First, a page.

will end up with a cheese like Cheddar of Parmesan that is hard and lasts a long time. Then you salt it (almost all cheeses are salted at some point. Salt will help to get more of the whey out and gives the curds more flavor). If you want to get even
more water out of the curds, simply heat them, press them, or just let them dry out over time. It all depends on the type of cheese and recipe you want to end up with.
Step 4: What kind of cheese do you want to make?
Now it gets a little more complicated. What happens next makes a Brie different from a Cheddar, a Gouda different from a Roquefort, etc. We’ve simplified the matter a bit by dividing the cheeses into different categories according to how they are
Separate the curds from the whey, throw a little salt, spoon the curds into different shaped molds, and you will get a simple cheese with a fresh flavor and a pretty short shelf life. Most goat cheeses are made this way.
If you cut the curds into walnut sized pieces, throw is some salt, spoon them into molds, then sprinkled on a little white mold (penicillium candidum, which helps the cheese ripen.), you’ll get a soft creamy cheese like Brie or Camembert with a white
Just like the bloomy-rinded cheeses, but skip the mold and soak or wipe the young cheese in some kind of liquid (usually water or saltwater, but sometimes wine, beer or liquor). This will attract a certain kind of bacteria that stains the cheese orange
and makes it smell like dirty socks. This is how “smelly” cheeses for example, Epoisses, Munster and Pont L’ Eveque are made.
If you cut the curd into very small pieces, add some salt, put the pieces into mold, press it for a while, then age it, you get a cheese much like Cheddar or Parmesan.
Pressed, Cooked Cheese
Before you press the curds, heat them for a little while (called “cooking” or “scalding”). You’ll end up with a hard cheese with a slightly rubbery texture (like Jarlsberg, Gouda and Emmenthaler).
Before you separate the curds from the whey, throw a little blue mold into the milk. (penicillum roqueforti) After you separate the milk, cut the curd, salt it, and put it into a mold to form its shape. Take a needle and poke lots of holes into the young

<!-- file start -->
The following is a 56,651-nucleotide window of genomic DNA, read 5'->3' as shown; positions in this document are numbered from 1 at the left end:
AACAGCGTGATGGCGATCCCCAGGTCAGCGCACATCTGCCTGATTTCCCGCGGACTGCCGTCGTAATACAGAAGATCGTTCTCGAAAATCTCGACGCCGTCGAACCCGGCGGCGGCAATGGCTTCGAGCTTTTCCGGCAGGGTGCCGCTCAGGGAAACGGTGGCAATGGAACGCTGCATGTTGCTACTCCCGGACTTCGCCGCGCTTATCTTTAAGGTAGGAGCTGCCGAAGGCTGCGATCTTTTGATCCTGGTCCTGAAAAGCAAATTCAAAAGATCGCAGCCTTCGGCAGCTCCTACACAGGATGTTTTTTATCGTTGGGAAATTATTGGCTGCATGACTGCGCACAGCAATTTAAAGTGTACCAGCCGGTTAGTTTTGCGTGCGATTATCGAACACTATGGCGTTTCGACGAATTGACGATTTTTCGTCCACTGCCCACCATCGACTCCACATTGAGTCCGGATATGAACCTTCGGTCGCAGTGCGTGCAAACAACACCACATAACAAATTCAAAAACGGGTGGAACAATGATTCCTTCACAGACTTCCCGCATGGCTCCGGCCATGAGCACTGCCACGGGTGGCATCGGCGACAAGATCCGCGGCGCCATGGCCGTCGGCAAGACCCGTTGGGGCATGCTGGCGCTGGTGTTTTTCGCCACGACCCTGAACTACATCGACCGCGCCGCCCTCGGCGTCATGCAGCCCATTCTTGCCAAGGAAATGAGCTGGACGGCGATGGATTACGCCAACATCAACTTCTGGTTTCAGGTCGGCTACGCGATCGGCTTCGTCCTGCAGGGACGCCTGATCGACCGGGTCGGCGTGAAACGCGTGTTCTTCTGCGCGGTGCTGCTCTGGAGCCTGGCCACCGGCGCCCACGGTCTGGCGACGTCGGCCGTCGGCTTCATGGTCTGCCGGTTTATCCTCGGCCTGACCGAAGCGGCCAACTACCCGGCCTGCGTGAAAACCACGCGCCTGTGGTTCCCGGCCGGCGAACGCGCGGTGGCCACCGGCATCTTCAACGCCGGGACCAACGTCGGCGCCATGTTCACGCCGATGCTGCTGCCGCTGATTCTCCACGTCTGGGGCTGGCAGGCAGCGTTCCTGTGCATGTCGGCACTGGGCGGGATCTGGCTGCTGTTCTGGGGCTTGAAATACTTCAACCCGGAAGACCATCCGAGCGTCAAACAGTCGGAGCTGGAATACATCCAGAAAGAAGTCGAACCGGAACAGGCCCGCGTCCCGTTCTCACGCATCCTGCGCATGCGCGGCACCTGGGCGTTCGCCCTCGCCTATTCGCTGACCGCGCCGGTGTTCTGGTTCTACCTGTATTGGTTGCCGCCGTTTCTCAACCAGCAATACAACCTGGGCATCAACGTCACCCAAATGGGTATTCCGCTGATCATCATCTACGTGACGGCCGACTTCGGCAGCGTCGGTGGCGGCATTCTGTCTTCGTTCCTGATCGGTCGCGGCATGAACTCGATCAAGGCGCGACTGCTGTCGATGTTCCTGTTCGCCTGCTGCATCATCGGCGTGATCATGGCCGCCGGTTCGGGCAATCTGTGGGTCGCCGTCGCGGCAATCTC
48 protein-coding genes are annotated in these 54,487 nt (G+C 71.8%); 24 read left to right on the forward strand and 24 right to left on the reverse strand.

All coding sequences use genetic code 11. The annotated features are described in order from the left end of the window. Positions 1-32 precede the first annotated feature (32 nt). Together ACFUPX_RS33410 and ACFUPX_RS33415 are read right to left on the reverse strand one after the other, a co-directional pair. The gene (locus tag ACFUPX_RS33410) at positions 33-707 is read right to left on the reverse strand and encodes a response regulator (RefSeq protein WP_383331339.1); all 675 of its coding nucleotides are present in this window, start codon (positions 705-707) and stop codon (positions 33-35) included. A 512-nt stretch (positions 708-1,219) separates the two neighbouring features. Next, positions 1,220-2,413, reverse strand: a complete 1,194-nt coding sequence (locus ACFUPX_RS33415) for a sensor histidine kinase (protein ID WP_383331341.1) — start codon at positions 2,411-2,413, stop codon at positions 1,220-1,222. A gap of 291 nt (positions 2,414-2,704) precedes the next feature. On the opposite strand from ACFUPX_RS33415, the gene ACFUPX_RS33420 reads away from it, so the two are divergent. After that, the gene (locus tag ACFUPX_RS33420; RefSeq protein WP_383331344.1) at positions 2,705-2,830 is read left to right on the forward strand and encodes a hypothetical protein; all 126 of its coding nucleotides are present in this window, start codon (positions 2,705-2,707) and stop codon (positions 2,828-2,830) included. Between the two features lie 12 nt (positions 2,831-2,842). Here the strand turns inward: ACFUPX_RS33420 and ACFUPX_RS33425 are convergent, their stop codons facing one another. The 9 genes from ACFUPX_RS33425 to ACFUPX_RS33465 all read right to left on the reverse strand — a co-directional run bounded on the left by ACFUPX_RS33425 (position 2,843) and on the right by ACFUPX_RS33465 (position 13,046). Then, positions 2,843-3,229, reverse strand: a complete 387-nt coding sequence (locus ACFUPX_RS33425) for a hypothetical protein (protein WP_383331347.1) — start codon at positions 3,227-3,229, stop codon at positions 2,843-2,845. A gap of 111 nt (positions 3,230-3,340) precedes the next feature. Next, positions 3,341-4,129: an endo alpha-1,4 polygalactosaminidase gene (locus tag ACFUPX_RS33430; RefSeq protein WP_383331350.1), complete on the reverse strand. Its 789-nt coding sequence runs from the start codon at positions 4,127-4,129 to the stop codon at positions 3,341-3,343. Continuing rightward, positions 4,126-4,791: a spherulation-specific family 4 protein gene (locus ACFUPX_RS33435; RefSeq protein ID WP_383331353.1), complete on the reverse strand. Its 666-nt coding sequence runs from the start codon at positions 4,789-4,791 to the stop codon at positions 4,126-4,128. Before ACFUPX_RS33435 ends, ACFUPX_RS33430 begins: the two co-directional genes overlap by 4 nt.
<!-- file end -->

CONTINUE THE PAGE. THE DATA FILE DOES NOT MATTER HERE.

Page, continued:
cheese. When the air hits the mold culture inside, it will form blue streaks that will ripen the cheese further and give it the signature blue flavor.
What does Ripening mean?
Almost all cheeses go through some sort of ripening process. This is where it gets really complicated. Scientists don’t even know exactly what’s going on. Basically, enzymes, bacteria, yeasts and molds go to work on the proteins in the young cheese,
breaking them down and giving each cheese it’s unique characteristic. That’s basically all you need to know.
How do you know when the cheese is done ripening?
An important part of your job will be to know when the cheese is “ripe”. Here is a basic guide:
Very fresh cheeses go through little ripening. Cheeses like fresh goat cheese can be consumed right away, when they are sweet and milk like cream cheese. If you let them age, they will dry out a bit, and taste a little saltier (the moisture evaporates, the
salt stays). In the case of goat cheeses, age activates certain acids that will give the cheese a tangy, “goaty” flavor.
Bloomy-Rinded Cheeses, like Brie or Camembert, have a velvety white mold rind that actually ripens the cheese. We therefore call them “surface ripened.” These cheeses ripen from the outside in. A perfectly ripe bloomy-rinded cheese will be soft
and moist looking on the inside with no flaky white center. It shouldn’t be runny, even if some people like it that way. How can you tell without cutting it? It takes practice, but if you press your finger against the rind, the mark you leave should spring